As with the painting below, EVENING SURFERS, this is a nice little study ready for a few more touches when it is dry, and then when all finished I'll consider making a larger painting --maybe at 30 X 40. 

This is a winter harbor with not too much going on these days, but some people like it that way. I like it all seasons. At least this is one of the rhythms of the place.

Evening Surfers

9 x 12 inch oil on canvas study for a new nocturne

A rising moon at Virginia Beach competes with reflected light from the hotels and boardwalk, which sometimes presents a pretty pinkish peach hue on nearby low clouds and the immediate surf and foam.
I'm probably going to do a larger version of this complete with more surfers as observed with peculiar elliptical short waves near the jetty,

Ocean View Bay View

9 x 12 inch oil on linen panel, January 2015

The Ocean View area in the north of Norfolk, Virginia, has a pavilion where the city hosts Sunday night big band dances in the summer. Last year the wind was tough on a few summer nights of the dances. Here was a view noted looking out at the Chesapeake Bay.

North Beach Evening Study

9 x 12 inch oil on linen panel, January 2015

Here to the left side is the mouth of the channel which is the inlet to the Chesapeake Bay and Norfolk and Baltimore ports, etc. Soon after this moment, one of the Navy's aircraft carriers emerged into view heading out to sea. I may do another larger version of this study and include the carrier.

Henry B. Hyde Wreck in Virginia Beach

This is a fresh 5 X 7 oil of what the sailing ship Henry B. Hyde might have looked like after beaching here in Virginia Beach. Imagine what that must have been like!  What weather would confuse a crew to think they were further out to sea. Of course, now the beach is well illuminated here, but a hundred years ago that wasn't the case. The saying was, concerning the coastal lighthouses like the Cape Hatteras light, that if you could see the light --you were too close to shore. Recently one of the Volvo Ocean Race yachts hit a reef off of the eastern coast of Africa. They were running fast at night, with GPS, radar, and all sorts of computer aids and, ..ouch! So what did it feel like and how sickening for the captain and crew of the Henry B. Hyde to know that, OOPS! --this ship was doomed and they might not get away safely?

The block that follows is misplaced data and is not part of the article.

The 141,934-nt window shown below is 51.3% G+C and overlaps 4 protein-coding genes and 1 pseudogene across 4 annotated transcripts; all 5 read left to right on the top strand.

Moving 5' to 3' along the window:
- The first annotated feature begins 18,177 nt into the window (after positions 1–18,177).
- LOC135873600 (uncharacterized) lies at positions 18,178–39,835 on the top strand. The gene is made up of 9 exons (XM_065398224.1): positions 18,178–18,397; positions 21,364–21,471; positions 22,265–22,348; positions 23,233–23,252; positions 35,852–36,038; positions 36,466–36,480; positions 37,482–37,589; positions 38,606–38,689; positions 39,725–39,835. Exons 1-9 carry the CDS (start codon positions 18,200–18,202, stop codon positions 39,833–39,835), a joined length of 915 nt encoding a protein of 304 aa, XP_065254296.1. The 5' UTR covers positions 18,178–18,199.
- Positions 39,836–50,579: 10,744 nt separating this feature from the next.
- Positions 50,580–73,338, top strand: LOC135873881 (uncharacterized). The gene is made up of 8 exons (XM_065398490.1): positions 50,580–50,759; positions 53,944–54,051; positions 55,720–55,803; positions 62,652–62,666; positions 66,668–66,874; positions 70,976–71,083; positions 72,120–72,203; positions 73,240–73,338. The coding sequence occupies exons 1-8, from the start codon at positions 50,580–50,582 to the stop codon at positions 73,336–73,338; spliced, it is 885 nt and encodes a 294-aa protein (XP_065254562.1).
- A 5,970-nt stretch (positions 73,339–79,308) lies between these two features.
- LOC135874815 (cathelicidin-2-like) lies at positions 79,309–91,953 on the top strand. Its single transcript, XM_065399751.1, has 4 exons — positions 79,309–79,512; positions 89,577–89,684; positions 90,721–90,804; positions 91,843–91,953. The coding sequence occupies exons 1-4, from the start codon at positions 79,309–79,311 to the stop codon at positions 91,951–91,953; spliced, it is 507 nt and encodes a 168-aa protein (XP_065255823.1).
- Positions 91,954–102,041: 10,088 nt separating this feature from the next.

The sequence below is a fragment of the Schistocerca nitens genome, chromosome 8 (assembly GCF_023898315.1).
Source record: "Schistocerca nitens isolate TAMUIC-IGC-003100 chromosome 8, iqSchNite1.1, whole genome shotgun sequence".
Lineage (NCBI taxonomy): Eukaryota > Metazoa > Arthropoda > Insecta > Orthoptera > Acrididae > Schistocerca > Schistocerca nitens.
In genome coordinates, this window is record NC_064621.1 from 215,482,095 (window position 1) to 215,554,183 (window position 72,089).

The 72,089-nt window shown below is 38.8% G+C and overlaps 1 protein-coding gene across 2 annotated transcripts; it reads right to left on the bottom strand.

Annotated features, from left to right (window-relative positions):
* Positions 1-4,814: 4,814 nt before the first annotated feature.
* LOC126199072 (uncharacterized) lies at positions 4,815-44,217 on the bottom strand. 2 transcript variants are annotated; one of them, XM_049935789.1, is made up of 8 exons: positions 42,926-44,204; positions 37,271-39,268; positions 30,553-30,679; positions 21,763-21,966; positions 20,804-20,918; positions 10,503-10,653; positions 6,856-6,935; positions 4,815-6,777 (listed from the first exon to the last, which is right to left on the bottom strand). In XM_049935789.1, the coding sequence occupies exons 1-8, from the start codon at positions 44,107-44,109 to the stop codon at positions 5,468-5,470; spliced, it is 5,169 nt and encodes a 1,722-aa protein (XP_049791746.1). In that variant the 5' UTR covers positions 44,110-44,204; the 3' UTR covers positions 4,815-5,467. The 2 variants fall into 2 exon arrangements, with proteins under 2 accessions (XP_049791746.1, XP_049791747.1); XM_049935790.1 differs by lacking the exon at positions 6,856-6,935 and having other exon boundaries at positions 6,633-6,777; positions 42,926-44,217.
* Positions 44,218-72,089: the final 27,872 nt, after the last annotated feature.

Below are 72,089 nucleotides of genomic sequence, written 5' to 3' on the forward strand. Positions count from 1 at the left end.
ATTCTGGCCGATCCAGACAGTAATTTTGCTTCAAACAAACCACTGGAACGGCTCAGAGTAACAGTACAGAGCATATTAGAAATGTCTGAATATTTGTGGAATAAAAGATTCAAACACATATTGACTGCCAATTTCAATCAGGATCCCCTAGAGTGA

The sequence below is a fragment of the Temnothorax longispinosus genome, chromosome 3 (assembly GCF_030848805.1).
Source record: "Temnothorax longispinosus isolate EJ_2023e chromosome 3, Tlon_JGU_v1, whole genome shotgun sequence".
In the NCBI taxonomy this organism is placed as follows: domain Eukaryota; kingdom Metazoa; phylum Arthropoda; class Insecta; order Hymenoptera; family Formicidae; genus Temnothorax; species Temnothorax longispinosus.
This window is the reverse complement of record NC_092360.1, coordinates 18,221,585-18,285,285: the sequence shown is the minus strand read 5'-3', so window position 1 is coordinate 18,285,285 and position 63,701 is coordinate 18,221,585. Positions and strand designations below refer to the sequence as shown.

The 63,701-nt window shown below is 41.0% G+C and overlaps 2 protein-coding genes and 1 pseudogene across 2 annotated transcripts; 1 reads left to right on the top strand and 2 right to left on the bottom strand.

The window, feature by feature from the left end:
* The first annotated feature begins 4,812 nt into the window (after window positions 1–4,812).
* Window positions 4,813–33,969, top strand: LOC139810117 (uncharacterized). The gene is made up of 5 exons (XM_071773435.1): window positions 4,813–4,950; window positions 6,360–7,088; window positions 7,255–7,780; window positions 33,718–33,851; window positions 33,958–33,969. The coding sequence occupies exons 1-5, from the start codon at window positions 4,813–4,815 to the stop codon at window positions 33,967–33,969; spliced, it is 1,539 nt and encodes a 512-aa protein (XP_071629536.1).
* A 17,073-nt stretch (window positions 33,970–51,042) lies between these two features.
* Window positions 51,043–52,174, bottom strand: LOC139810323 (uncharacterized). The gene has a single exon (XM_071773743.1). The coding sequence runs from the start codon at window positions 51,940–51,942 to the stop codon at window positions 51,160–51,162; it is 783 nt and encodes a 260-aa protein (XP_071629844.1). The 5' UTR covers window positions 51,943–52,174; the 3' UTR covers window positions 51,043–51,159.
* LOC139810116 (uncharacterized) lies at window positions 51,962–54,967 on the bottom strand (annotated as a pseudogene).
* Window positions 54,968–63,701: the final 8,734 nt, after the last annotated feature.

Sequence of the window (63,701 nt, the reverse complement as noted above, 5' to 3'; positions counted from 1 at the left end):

I've been examining several photos of the wreck and it appears part of the upper foremast fell over the starboard bow. I'm trying to establish what happened. At any rate, though grounded, depending on the surf and storm, this fine cargo ship might have been beat up and turned around before she was scavenged and abandoned. Part of her is probably still there buried in the sand. A future hurricane may temporarily reveal the carcass and timbers some day.

Rudee Boys

Here is a sweet little pastel from my Rudee Inlet experiences. It is 9 by 6 inches and is matted and framed under glass. SOLD


Any chance I get to see the water --I take it. Here was a view I gleaned on a breezy afternoon off of Ocean View.  This is a pastel at The Art Works in Norfolk.

The Hague in pastel

Another of the Hague, but a small pastel.  This image doesn't do it justice.  Available at The Art Works in Norfolk.

Norfolk --the Hague

Here are a couple of small canvases of an interesting view across water with steeples and trees. Its called The Hague, looking north from Hague Park across Smith Creek with Mowbray Arch on the right. You can see this crossing the bridge on West Brambleton Avenue between sections of downtown Norfolk.

Both are available at The Art Works on Bute Street.

Pastel Portrait

Here is my latest pastel of proprietor Anton Muraviov of The Art Works Gallery of Bute Street in Norfolk.


Rudee Morning

24 x 36 inch oil painting on linen  SOLD

This is a nice morning view of the Rudee Inlet Jetty, sans surfers, before the day got too far along.  As I was observing the waves, so were several guys on their phones calling in the troops.  When I returned later in the day there three dozen surfers enjoying the rough wave action. Seems there are several ways to enjoy our ocean. Now someone gets to enjoy this painting of mine, which was my pleasure to experience from start to finish. Thank you!

Rudee Afternoon

Rudee Afternoon --Surfing near Rudee Inlet one November afternoon
30 X 40 inch oil on canvas

I've several images completed of Rudee Inlet during a recent nor'easter. I've tamed the waves and added surfers after witnessing dozens of these brave souls with wet suits that afternoon and on subsequent days. This painting is at the Stravitz Gallery on Laskin Avenue for their Water Show